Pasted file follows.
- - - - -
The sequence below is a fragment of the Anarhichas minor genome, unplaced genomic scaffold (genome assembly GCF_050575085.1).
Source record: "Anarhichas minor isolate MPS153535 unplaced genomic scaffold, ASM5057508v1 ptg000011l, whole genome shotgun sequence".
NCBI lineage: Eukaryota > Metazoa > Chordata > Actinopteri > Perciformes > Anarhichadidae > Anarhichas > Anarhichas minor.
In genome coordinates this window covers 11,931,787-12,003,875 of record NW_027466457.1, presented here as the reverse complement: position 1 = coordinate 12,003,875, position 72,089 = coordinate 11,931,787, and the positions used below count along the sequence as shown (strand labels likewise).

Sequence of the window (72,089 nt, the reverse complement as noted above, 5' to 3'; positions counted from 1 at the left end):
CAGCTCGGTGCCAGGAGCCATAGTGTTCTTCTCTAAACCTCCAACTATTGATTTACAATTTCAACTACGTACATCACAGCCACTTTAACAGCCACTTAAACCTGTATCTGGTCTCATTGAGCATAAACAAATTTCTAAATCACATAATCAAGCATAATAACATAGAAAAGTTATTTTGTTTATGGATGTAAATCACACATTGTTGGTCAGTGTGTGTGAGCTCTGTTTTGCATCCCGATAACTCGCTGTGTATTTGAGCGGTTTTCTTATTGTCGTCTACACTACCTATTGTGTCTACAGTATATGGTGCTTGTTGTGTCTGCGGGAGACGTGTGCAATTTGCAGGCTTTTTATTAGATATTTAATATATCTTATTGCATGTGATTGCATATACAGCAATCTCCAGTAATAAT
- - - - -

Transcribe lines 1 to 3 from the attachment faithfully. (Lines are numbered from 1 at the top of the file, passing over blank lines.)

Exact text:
The sequence below is a fragment of the Anarhichas minor genome, unplaced genomic scaffold (genome assembly GCF_050575085.1).
Source record: "Anarhichas minor isolate MPS153535 unplaced genomic scaffold, ASM5057508v1 ptg000011l, whole genome shotgun sequence".
NCBI lineage: Eukaryota > Metazoa > Chordata > Actinopteri > Perciformes > Anarhichadidae > Anarhichas > Anarhichas minor.